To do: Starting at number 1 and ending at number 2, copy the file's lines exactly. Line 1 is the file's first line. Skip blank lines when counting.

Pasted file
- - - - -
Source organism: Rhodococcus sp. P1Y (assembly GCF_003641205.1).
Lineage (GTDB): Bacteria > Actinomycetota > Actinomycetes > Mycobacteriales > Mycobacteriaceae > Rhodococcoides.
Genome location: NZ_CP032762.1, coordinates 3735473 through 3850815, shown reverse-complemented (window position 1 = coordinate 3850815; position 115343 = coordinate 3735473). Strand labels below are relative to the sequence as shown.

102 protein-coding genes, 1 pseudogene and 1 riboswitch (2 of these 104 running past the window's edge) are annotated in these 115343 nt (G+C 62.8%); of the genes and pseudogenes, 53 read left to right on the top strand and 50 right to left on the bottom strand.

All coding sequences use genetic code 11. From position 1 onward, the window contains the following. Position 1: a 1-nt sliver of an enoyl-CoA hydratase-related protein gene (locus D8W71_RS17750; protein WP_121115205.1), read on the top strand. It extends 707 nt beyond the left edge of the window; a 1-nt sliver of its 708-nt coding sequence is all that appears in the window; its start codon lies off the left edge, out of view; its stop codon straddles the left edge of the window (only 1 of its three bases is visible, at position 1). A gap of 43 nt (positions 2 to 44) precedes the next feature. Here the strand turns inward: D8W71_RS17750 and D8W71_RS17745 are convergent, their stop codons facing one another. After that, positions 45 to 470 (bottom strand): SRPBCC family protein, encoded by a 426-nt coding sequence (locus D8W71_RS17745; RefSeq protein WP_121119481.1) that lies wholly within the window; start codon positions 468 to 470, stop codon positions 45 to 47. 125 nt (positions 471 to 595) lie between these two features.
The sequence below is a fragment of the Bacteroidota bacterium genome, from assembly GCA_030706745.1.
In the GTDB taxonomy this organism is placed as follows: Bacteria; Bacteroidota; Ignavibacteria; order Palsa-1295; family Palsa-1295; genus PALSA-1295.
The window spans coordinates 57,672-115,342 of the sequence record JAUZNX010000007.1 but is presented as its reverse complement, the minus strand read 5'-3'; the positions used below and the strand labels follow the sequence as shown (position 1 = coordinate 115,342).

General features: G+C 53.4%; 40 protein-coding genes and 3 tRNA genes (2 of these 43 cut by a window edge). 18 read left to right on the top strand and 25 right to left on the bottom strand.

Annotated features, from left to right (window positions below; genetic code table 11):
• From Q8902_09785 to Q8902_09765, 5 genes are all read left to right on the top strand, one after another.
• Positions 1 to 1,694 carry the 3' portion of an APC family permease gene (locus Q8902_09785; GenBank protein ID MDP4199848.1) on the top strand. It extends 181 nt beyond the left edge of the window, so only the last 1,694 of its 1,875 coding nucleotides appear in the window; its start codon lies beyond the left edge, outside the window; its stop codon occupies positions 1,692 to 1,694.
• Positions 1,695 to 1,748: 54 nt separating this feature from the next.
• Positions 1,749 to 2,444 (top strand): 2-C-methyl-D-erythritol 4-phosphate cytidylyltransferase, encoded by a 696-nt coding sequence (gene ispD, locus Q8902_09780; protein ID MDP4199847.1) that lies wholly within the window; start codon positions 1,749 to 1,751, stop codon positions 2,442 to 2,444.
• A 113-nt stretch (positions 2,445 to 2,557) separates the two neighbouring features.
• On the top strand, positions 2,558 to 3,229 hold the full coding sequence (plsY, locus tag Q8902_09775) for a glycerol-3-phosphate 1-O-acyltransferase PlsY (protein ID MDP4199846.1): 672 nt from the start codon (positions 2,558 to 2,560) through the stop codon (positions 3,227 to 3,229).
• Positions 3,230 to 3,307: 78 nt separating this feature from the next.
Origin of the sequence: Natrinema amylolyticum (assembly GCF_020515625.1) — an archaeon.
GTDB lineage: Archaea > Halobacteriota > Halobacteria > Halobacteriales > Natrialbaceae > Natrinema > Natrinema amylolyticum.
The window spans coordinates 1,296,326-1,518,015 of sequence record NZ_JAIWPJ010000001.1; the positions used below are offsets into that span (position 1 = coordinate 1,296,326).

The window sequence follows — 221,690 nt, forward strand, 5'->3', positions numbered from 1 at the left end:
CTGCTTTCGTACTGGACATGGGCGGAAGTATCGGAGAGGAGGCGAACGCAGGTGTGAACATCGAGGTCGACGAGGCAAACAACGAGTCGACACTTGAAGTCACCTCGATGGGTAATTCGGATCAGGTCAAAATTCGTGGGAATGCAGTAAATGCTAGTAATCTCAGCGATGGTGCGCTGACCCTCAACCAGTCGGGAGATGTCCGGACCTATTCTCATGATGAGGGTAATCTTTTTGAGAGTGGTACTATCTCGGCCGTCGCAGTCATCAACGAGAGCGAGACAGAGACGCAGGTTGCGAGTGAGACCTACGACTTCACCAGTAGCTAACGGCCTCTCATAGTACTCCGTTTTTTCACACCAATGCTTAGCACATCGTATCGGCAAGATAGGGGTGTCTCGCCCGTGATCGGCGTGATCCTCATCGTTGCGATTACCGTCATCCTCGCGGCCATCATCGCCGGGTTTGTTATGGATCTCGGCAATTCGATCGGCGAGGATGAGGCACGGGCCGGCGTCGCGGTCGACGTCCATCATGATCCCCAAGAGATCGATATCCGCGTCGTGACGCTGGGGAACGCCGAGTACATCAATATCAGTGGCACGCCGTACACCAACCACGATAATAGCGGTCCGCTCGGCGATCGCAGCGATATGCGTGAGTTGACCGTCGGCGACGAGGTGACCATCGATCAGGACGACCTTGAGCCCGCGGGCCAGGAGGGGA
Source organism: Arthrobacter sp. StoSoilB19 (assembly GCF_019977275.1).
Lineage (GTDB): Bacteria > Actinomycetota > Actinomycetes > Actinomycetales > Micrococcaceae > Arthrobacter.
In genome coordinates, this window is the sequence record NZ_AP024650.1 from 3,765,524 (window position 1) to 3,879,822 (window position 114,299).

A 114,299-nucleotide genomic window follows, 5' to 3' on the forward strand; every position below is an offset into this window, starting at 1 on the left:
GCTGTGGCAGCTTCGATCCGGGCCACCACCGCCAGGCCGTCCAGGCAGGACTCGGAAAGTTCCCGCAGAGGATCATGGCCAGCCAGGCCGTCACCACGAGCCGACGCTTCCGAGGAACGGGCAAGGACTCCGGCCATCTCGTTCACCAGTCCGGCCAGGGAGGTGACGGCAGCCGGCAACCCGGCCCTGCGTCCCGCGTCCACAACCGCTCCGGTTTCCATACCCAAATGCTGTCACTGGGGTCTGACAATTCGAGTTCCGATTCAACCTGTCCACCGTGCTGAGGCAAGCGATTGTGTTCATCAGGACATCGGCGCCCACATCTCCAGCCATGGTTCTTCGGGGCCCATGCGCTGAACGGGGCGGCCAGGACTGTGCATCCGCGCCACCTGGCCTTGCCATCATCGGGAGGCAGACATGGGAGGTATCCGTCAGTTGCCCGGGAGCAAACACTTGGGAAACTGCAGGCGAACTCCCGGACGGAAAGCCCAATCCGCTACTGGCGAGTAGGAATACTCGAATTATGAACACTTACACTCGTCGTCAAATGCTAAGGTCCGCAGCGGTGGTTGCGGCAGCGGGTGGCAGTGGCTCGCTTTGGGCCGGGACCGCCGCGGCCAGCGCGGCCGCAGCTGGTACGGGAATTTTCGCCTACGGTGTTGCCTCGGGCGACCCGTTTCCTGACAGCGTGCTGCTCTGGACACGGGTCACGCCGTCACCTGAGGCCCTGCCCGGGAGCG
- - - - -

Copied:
Source organism: Rhodococcus sp. P1Y (assembly GCF_003641205.1).
Lineage (GTDB): Bacteria > Actinomycetota > Actinomycetes > Mycobacteriales > Mycobacteriaceae > Rhodococcoides.